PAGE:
XIAODONG TAN, PH.D.
Tan received his Ph.D. in biomedical sciences from Creighton University in Nebraska and completed postdoctoral research at the University of Wisconsin–Madison and Northwestern University, Illinois, where he is currently a research assistant professor in the department of otolaryngology–head and neck surgery. Tan’s 2017 Emerging Research Grant is generously supported by HHF’s Board of Directors as well as supporters who designated their gifts to fund the most promising hearing research.
A serendipitous meeting on a badminton court in China, with an oncologist who later became a good friend, provided the impetus for this research project. During one of our many discussions about science, he told me about a cancer-fighting magnolia plant extract called honokiol. Since the molecular mechanism of honokiol works for both cancer suppression
and normal tissue protection, I immediately saw that honokiol could be a promising candidate for hearing protection.
For instance, we know that cisplatin, a common chemotherapy drug, increases oxidative stress, causing the loss of auditory sensory hair cells and resulting in hearing loss. But other drugs that relieve this adverse effect also compromise the antitumor effect of cisplatin.
Honokiol, by contrast, has been shown to both suppress tumor growth while protecting normal tissue and cells from oxidative stress by improving mitochondrial function. Since the auditory outer hair cells are extremely vulnerable to oxidative stress, it is expected that honokiol can protect against cisplatin-induced hearing loss, and it may also prove beneficial to fight noise-induced and age-related hearing loss.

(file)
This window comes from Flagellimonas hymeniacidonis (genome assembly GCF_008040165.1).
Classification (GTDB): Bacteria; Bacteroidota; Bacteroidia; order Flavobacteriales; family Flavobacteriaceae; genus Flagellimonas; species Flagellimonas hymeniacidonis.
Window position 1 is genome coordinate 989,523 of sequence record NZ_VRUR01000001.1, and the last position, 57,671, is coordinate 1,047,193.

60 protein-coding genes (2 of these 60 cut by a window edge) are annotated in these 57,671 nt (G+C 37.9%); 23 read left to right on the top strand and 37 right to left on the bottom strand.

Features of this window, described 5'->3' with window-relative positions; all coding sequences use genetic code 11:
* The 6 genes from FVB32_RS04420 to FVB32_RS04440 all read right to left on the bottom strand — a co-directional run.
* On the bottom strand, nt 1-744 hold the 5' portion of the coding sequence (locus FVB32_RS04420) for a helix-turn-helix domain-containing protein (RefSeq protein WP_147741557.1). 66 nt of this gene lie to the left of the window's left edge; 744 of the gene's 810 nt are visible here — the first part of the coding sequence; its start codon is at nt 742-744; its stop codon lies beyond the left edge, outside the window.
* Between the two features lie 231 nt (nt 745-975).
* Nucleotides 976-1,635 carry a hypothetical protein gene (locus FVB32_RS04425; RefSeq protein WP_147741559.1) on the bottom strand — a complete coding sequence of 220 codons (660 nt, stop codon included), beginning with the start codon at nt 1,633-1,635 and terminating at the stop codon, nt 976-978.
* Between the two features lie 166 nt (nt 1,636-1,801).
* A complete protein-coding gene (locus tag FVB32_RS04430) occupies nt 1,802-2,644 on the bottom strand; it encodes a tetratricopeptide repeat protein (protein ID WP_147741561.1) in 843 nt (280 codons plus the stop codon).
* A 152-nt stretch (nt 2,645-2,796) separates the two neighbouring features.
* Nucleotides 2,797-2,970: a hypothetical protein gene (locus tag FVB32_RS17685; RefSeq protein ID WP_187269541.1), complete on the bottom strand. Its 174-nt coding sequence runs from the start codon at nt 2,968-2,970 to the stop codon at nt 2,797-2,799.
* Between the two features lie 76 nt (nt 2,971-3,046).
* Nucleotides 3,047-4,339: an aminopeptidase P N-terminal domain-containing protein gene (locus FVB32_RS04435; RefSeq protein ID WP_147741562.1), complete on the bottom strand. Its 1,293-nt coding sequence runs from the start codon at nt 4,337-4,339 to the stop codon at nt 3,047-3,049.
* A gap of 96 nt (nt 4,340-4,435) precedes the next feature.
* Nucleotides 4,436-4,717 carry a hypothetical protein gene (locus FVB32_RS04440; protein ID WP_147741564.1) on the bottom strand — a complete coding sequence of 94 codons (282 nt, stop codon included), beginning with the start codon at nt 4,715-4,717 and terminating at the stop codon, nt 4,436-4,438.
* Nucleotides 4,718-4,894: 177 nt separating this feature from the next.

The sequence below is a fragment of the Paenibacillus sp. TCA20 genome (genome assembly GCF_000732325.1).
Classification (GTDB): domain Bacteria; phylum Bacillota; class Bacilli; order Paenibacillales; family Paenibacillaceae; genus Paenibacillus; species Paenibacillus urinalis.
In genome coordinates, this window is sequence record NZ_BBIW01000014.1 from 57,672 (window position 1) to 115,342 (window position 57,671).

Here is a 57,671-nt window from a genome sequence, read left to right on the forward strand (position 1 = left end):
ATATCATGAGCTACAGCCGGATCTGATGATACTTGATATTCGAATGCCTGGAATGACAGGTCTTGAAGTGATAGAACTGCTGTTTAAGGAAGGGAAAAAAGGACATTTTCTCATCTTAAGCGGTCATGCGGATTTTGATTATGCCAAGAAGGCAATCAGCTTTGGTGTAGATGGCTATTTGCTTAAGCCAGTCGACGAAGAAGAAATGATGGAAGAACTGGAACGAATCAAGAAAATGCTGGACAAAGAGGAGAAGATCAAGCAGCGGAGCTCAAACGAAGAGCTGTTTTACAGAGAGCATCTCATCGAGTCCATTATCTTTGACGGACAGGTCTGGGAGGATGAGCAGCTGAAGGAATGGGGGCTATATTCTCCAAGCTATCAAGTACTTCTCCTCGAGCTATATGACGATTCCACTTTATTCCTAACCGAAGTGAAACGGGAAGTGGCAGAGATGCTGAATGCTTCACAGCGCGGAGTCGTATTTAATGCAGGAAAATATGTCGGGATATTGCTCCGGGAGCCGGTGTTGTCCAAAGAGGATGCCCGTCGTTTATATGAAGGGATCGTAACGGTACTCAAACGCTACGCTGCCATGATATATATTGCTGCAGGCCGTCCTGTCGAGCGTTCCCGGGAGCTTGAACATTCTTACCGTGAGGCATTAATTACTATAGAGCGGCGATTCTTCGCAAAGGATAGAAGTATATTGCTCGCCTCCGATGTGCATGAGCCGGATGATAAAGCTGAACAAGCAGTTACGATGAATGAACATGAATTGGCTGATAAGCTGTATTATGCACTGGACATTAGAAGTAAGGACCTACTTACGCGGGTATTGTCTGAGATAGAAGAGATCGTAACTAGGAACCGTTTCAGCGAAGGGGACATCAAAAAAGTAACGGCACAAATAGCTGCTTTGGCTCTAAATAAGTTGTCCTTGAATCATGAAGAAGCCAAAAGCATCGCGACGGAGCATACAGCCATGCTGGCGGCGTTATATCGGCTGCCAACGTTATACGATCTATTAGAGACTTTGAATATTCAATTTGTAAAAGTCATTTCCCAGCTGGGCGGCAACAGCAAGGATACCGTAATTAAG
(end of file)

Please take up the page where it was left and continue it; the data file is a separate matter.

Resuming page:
After conducting several promising pilot studies, I have begun the process of verifying and understanding how honokiol protects hearing during chemotherapy. The long-term goal is to develop a new therapeutic regimen for chemotherapy that reduces tumors but protects hearing, thus improving the quality of life after treatment.
I grew up in a family that values knowledge, science, and technology. My grandfather had severe hearing loss due to exposure to loud noises without having hearing protection. Although he has passed away, I hope my study can help people like him in the future.
My aim is to further our understanding of hearing loss and protection through describing the working mechanisms, application, and limitations of honokiol. I am hopeful that a healthcare product for hearing loss based on the hearing protective effect of honokiol will be able to be launched in the market, for drug-induced as well as noise-induced and age-related hearing loss, and that I will be able to see the positive influence of this study on hearing health for cancer patients and older adults as well as the general population.
Xiaodong Tan, Ph.D.’s grant was generously supported by HHF’s Board of Directors as well as supporters who designated their gifts to fund the most promising hearing research.
Rachael R. Baiduc, Ph.D., MPH
Timothy Balmer, Ph.D.
Renee Banakis Hartl, M.D., Au.D.
Joseph H. Bochner, Ph.D.
Angela Yarnell Bonino, Ph.D., CCC-A
Inyong Choi, Ph.D.
Evelyn Davies-Venn, Au.D., Ph.D.
Oscar Diaz-Horta, Ph.D.
David Ehrlich, Ph.D.
Alisha Lambeth Jones, Au.D., Ph.D.
David Jung, M.D., Ph.D.
Ngoc-Nhi Luu, M.D., Dr. Med.
Senthilvelan Manohar, Ph.D.
Tenzin Ngodup, Ph.D.
Clive Morgan, Ph.D.
Khaleel Razak, Ph.D.
Christina Reuterskiöld, Ph.D.
Jennifer Resnik, Ph.D.
Michael Roberts, Ph.D.
Sandeep Sheth, Ph.D.
Ian Swinburne, Ph.D.
Xiaodong Tan, Ph.D.
Joseph Toscano, Ph.D.
Babak Vazifehkhahghaffari, Ph.D.
A. Catalina Vélez-Ortega, Ph.D.
Philippe Vincent, Ph.D.